Friday, January 06, 2012

Your papers, please

First they got the public used to stripping down on command at the airports.  Then they convinced everyone it was necessary to "say cheese" to being irradiated before getting onto planes.

Now comes the first step toward getting people used to presenting their credentials to paramilitary forces upon demand, probable cause or not.  And yes, I realize this "exercise" was at a Federal office.

Mark my words: they won't always be.
It may have looked like they were ready for war or some deranged person looking for his late Social Security benefits.
But it was only Federal Protective Service officers with the U.S. Department of Homeland Security who were conducting a random training operation early Tuesday morning when they surprisingly showed up at the Social Security Administration office in downtown Leesburg.
With their blue and white SUVs circled around the Main Street office, at least one official was posted on the door with a semiautomatic rifle, randomly checking identifications.

I'm sure this unannounced show of force had the desired effect on those present...
Governments benefit enormously from searching their subjects — especially when those searches can ensnare anyone at any time in any place. Such random rubbings guarantee that almost everybody will obey his rulers’ decrees. What American pothead will stuff a baggie of weed in his pocket before leaving home if he knows cops will probably frisk him on the street? Likewise, what Chinese Christian totes a Bible with him? Will a Moslem in Saudi Arabia carry a bottle of wine to his friend’s home when invited to dinner?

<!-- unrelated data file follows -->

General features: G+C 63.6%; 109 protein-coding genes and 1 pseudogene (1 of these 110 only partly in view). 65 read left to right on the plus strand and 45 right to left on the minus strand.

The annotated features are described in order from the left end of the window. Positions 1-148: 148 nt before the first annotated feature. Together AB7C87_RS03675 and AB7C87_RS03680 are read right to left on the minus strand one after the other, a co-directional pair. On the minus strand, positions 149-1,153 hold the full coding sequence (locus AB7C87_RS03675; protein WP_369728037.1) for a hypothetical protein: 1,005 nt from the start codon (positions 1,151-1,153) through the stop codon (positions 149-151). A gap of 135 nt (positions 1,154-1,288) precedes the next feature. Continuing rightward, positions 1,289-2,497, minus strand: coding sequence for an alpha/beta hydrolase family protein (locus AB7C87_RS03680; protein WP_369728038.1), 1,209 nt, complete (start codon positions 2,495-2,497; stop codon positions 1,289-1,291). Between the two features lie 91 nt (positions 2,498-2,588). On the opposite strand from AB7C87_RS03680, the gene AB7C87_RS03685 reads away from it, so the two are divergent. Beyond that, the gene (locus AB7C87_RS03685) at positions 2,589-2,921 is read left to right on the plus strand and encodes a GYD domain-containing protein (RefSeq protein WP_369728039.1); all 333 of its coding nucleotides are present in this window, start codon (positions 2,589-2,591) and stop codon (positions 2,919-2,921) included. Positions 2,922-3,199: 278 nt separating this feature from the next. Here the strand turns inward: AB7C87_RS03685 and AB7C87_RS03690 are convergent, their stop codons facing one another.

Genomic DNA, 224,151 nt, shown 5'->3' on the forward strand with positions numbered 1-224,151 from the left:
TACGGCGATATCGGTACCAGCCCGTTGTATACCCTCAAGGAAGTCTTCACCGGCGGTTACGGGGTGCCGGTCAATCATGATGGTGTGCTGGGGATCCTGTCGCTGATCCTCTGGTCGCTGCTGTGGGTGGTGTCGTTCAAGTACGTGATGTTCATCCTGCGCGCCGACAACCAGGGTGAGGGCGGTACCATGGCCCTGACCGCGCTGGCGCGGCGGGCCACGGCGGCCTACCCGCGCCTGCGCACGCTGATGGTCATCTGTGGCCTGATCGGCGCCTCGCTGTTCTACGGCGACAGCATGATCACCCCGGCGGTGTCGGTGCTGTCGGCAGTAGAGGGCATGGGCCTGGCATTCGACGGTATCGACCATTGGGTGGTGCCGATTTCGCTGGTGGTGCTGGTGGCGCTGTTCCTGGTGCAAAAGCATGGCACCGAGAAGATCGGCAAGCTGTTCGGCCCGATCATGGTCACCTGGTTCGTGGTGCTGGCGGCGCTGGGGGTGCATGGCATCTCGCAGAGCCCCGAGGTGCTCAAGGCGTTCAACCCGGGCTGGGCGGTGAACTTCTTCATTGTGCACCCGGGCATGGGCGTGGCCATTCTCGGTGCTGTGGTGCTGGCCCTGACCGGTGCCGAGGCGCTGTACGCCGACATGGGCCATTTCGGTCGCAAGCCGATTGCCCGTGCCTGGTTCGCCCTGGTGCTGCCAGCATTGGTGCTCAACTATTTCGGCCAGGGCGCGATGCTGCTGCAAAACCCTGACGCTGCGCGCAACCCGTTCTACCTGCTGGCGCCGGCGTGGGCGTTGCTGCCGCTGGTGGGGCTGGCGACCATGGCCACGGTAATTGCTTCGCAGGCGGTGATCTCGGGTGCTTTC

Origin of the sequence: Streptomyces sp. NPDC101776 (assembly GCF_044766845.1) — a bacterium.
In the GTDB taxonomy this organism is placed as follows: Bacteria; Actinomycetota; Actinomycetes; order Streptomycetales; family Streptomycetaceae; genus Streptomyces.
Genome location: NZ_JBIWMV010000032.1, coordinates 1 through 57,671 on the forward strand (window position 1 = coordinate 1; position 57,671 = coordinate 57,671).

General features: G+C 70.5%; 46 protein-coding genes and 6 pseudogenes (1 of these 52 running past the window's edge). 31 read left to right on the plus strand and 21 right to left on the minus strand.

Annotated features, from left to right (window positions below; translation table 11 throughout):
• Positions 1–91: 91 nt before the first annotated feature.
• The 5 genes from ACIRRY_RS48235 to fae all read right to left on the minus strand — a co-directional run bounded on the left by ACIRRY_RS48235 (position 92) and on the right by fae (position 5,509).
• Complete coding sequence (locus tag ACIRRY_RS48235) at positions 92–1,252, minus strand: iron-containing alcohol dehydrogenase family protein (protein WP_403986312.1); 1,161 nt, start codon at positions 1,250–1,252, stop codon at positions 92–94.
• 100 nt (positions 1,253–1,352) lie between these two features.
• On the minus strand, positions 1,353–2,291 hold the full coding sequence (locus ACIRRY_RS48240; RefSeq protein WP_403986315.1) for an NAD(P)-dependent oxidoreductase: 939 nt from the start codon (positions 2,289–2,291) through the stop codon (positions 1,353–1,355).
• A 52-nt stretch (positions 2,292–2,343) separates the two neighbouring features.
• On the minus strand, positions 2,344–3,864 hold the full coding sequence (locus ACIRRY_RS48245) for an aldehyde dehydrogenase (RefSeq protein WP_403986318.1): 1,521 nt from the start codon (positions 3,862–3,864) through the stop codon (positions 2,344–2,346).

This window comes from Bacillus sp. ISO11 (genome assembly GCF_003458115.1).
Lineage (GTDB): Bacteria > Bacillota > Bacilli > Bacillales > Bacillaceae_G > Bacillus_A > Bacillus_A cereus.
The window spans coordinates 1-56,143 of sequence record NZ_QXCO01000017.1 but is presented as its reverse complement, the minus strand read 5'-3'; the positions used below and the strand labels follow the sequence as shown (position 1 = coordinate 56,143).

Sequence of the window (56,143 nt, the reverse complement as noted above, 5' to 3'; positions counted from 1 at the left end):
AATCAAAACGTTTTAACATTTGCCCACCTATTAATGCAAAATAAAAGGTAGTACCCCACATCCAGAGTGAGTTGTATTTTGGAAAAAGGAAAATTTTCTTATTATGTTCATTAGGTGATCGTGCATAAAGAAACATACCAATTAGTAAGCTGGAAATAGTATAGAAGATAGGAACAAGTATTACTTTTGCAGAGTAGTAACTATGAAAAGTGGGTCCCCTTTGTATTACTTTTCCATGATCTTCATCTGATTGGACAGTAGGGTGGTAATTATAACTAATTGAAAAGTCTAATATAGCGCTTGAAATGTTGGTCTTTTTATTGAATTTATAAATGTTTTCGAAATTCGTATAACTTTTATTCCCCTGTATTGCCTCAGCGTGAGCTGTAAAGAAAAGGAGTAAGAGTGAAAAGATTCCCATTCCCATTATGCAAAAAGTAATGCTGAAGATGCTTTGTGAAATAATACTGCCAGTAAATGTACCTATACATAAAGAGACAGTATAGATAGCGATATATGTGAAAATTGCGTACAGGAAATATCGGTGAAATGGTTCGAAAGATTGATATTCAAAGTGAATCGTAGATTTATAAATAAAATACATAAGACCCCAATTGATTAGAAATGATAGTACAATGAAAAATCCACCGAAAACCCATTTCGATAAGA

But searches enhance government’s power far more enormously and insidiously through the humiliation they inflict. Despite the overwhelming evidence to the contrary, subjects of even the most despotic regimes usually assume that whomever the authorities bully must have done something to deserve it. No one wants to be pulled aside for a search and implicitly branded a criminal; it’s human nature to feel deeply, excruciatingly shamed at such attention — let alone the potential for either physical or psychological harm and sexual abuse when a stranger manhandles your body.

Most people will do anything to avoid such embarrassment. They try not to stand out from the crowd, and they keep their head down lest they catch an official eye; they dare not protest their own or their neighbor’s abuse; they accept whatever other horrors government dishes out in silence, too.

Prove this by watching the line at the TSA’s checkpoint. No matter how offensively or senselessly the TSA molests nuns, arthritic great-grandfathers, little boys, buxom women, or expectant mothers, no one murmurs a word of outrage.

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